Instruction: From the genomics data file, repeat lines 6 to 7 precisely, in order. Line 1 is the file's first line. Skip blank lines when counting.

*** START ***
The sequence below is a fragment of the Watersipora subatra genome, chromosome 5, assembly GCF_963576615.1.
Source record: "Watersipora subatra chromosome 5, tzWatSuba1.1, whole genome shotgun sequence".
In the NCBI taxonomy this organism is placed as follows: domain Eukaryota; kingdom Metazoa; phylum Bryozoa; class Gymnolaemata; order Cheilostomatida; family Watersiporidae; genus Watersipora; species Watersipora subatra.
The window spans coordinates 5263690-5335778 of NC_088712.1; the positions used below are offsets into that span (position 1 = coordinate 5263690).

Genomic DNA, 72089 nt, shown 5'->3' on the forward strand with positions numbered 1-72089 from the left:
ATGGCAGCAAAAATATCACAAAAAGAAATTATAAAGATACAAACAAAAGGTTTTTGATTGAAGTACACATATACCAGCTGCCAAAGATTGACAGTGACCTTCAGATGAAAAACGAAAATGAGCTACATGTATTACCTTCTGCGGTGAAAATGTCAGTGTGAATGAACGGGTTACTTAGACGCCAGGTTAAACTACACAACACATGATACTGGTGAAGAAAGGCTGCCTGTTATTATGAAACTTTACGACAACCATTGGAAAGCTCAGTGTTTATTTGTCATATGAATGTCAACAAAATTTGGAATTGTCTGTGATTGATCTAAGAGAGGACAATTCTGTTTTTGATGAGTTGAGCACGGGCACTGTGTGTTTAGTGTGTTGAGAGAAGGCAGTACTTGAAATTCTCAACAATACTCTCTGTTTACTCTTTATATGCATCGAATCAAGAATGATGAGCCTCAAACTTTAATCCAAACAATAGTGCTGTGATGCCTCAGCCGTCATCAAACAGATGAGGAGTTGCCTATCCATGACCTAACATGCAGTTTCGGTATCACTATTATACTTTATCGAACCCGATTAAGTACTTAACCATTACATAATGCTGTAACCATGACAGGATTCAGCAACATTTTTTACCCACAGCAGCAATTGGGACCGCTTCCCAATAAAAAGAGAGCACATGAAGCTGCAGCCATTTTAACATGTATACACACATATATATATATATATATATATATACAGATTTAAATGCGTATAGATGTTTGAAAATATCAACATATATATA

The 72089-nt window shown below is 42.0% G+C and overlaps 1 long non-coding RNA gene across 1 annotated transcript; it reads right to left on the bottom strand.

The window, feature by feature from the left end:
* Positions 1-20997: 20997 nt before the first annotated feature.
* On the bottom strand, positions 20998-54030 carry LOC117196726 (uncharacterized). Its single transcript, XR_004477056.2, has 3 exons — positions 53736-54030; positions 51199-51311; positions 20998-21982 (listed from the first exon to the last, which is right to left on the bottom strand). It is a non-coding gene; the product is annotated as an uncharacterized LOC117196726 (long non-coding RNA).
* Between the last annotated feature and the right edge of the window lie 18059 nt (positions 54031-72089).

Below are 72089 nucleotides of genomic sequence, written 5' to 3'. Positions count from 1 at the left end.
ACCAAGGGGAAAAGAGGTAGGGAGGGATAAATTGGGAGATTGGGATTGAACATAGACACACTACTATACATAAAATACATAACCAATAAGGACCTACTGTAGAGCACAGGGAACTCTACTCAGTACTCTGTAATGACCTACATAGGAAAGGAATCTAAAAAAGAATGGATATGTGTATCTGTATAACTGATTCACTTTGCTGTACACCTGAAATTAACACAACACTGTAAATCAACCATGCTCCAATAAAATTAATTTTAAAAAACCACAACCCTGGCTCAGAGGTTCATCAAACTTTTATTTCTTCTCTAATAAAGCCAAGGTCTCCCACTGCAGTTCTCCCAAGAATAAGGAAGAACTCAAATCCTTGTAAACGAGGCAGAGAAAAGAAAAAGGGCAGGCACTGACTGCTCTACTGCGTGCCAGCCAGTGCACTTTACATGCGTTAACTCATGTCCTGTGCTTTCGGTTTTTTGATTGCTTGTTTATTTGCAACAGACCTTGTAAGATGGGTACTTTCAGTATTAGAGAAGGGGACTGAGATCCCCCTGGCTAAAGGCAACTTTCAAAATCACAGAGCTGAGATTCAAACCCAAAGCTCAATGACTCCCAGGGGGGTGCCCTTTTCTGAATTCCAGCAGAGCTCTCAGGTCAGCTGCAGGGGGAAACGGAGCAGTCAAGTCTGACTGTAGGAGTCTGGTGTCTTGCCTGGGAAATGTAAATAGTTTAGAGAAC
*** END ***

ATGGCAGCAAAAATATCACAAAAAGAAATTATAAAGATACAAACAAAAGGTTTTTGATTGAAGTACACATATACCAGCTGCCAAAGATTGACAGTGACCTTCAGATGAAAAACGAAAATGAGCTACATGTATTACCTTCTGCGGTGAAAATGTCAGTGTGAATGAACGGGTTACTTAGACGCCAGGTTAAACTACACAACACATGATACTGGTGAAGAAAGGCTGCCTGTTATTATGAAACTTTACGACAACCATTGGAAAGCTCAGTGTTTATTTGTCATATGAATGTCAACAAAATTTGGAATTGTCTGTGATTGATCTAAGAGAGGACAATTCTGTTTTTGATGAGTTGAGCACGGGCACTGTGTGTTTAGTGTGTTGAGAGAAGGCAGTACTTGAAATTCTCAACAATACTCTCTGTTTACTCTTTATATGCATCGAATCAAGAATGATGAGCCTCAAACTTTAATCCAAACAATAGTGCTGTGATGCCTCAGCCGTCATCAAACAGATGAGGAGTTGCCTATCCATGACCTAACATGCAGTTTCGGTATCACTATTATACTTTATCGAACCCGATTAAGTACTTAACCATTACATAATGCTGTAACCATGACAGGATTCAGCAACATTTTTTACCCACAGCAGCAATTGGGACCGCTTCCCAATAAAAAGAGAGCACATGAAGCTGCAGCCATTTTAACATGTATACACACATATATATATATATATATATATATACAGATTTAAATGCGTATAGATGTTTGAAAATATCAACATATATATA

The 72089-nt window shown below is 42.0% G+C and overlaps 1 long non-coding RNA gene across 1 annotated transcript; it reads right to left on the bottom strand.